An accent immediately lets people know or assume a person’s background, heritage, environment, education, and social circumstances. From the first words (and definitely the first sentence) accents tell others where people are from, what languages they speak, and who they spend time with. Whether you love your accent or hate it, having one is an inevitable part of talking. Accents are everyday examples to prove the age-old theory that “you speak what you hear.” Our native accents are effortless; however, once we become teenagers – and especially adults, changing an accent – that conglomeration of old habits – can be hard and takes WORK. What is it that makes accents so hard to change?
What is an accent?
Accents are everywhere. If someone is talking, they have an accent. No accent is “better” than another, and accents are NOT a communication disorder. They are a natural part of spoken language. Accents, as defined by The American Speech Language Hearing Association, are the particular ways that groups of people sound when they speak the same language. Sometimes accents are regional – meaning they are common among people from different geographic areas. In the United States, people from Massachusetts often sound different than people from Mississippi.
Accents from other languages are called National Origin Accents, sometimes called Foreign Accented Speech. Foreign accents are sometimes heard in non-native individuals who learn English as a second or third language as adults. These foreign accents occur because new language learners use the sound system, stress, rhythm, and intonation of their first language to substitute for nonequivalent sounds, words, and phrases in the new language. Groups of learners from the same first language background typically have the same accent because they share the same originating sound system, stress, and rhythm of speech.
Why is losing an accent so hard?
Our accents begin to form months before we utter our first word – around six months of age, according to Smithsonian Magazine several years ago. Babies are born with the ability to produce any kind of sound. If a toddler or child is exposed to two different languages, they’ll be able to speak both languages perfectly, no matter how different the two languages are. However, around age thirteen, the language center of our brains “turn off,” meaning the brain decides that our language learning is complete. If you start learning a new language in high school or after, you continually use your knowledge of your native language to categorize vocabulary and “translate” the words and sentences through silent rehearsal.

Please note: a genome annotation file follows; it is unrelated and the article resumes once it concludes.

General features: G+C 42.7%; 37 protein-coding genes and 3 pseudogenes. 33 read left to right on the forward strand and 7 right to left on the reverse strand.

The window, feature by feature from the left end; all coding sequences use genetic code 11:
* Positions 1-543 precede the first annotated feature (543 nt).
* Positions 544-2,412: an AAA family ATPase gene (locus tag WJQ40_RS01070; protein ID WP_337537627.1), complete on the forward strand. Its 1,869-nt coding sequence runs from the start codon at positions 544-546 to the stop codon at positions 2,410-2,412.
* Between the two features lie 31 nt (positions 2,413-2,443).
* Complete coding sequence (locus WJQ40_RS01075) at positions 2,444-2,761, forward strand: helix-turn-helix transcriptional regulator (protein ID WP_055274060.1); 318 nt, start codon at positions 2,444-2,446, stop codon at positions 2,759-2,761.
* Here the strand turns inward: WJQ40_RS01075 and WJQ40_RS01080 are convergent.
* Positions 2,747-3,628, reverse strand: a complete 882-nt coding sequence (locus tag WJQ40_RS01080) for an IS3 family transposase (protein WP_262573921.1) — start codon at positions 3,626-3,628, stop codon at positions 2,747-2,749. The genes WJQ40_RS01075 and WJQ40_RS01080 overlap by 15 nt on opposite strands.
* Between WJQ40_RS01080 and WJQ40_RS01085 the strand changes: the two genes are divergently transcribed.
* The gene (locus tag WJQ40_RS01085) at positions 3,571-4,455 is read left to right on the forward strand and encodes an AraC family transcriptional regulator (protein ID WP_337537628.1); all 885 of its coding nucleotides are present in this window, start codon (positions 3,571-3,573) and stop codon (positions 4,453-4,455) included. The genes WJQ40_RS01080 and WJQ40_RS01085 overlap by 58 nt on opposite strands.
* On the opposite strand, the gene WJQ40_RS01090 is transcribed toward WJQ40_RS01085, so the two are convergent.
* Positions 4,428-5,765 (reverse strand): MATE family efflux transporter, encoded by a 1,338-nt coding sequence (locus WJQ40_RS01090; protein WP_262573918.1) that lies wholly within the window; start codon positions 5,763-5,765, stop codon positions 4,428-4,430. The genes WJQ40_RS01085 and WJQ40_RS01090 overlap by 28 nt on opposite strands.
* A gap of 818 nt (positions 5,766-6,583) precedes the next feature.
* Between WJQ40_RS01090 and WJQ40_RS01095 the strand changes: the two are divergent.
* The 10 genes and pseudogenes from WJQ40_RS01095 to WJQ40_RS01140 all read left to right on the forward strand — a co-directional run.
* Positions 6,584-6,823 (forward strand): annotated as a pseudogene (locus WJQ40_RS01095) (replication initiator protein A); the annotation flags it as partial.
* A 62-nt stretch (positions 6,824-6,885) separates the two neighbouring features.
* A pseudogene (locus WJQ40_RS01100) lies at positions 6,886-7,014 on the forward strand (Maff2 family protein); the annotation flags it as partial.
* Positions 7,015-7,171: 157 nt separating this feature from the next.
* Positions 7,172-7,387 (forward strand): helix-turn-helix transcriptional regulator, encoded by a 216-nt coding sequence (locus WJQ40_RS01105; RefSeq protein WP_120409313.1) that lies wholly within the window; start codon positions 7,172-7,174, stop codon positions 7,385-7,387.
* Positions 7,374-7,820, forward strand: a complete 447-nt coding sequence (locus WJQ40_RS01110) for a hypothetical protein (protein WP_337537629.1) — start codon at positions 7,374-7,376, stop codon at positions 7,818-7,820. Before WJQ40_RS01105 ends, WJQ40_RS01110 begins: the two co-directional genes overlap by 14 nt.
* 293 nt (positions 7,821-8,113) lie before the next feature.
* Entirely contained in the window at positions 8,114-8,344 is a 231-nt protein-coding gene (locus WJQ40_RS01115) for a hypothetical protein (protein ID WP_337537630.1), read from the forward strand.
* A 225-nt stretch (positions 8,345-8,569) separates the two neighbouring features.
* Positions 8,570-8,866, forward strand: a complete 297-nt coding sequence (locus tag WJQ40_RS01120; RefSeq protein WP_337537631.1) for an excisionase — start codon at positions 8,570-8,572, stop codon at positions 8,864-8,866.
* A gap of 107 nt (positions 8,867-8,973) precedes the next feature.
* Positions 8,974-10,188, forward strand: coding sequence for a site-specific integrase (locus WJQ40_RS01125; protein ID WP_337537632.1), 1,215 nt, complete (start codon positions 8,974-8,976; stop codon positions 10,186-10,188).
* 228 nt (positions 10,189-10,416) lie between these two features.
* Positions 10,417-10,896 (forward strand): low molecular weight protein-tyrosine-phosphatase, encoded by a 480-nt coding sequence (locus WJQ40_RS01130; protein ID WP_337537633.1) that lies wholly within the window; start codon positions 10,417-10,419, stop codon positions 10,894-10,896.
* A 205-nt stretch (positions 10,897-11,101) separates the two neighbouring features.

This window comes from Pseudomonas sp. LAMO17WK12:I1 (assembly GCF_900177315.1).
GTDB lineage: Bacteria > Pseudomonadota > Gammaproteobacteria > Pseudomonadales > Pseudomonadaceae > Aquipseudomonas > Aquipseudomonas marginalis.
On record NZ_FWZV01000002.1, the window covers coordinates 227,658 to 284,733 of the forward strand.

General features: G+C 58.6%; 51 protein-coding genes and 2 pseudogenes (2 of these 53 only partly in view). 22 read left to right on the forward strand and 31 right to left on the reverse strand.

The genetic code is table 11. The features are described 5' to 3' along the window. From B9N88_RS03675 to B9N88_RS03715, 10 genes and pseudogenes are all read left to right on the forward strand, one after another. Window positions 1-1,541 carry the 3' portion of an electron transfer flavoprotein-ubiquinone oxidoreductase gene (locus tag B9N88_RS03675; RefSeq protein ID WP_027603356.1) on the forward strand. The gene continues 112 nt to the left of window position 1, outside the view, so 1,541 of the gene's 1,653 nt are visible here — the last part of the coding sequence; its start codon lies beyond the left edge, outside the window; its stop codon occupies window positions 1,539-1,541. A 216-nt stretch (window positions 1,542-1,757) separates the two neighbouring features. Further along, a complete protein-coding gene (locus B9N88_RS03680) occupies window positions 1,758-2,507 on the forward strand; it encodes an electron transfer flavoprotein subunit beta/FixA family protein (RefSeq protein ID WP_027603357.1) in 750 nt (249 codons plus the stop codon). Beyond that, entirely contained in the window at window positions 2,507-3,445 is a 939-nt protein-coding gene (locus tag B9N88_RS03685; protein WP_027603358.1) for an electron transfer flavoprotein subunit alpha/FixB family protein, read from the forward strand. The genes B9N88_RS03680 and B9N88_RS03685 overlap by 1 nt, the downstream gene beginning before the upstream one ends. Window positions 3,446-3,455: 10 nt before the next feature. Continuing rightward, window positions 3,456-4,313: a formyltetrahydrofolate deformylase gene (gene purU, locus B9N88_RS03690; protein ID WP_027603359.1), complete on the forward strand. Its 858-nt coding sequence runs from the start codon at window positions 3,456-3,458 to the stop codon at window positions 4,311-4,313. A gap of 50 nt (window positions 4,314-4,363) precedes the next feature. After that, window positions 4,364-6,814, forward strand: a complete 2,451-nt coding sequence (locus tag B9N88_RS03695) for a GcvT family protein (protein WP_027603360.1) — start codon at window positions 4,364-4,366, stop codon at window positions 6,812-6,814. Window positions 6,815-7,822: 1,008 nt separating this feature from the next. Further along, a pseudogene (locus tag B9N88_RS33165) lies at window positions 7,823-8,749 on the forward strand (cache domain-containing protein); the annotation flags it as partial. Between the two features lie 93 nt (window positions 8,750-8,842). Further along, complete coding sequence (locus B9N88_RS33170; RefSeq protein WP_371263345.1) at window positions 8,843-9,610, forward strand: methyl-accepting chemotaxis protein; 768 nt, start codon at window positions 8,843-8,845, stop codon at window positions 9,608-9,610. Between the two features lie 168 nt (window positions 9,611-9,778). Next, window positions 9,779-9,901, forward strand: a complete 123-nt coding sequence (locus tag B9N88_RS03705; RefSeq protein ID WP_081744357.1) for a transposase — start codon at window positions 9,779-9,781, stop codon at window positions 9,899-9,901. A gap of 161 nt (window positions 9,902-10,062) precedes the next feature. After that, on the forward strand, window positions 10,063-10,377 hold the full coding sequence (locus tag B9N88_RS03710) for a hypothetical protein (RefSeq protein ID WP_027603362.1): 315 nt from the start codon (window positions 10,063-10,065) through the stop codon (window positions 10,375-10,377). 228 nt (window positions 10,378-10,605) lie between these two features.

No matter the amount of time a person is exposed to a new language, the ability to lose an old accent and adopt a new one differs from person to person. Managing a new accent involves the ability to produce all sounds correctly while matching syllable stress, intonation, and rhythm to native speakers of the new language. This is why learning a new accent in a native language is easier than accent management in a new one.
How do I start changing my accent?
For people who have decided they really need to change their accent, numerous accent modification classes are available. These classes help people pronounce sounds correctly, while also modifying syllable stress, speaking rate, and intonation of speech. To help you with your accent, a speech-language pathologist (SLP), will learn about the way you speak in words, sentences, and conversation. The SLP will also ask you about problems you have with communication and what your goals are. She will use all of this information to set goals based on what is most useful to you.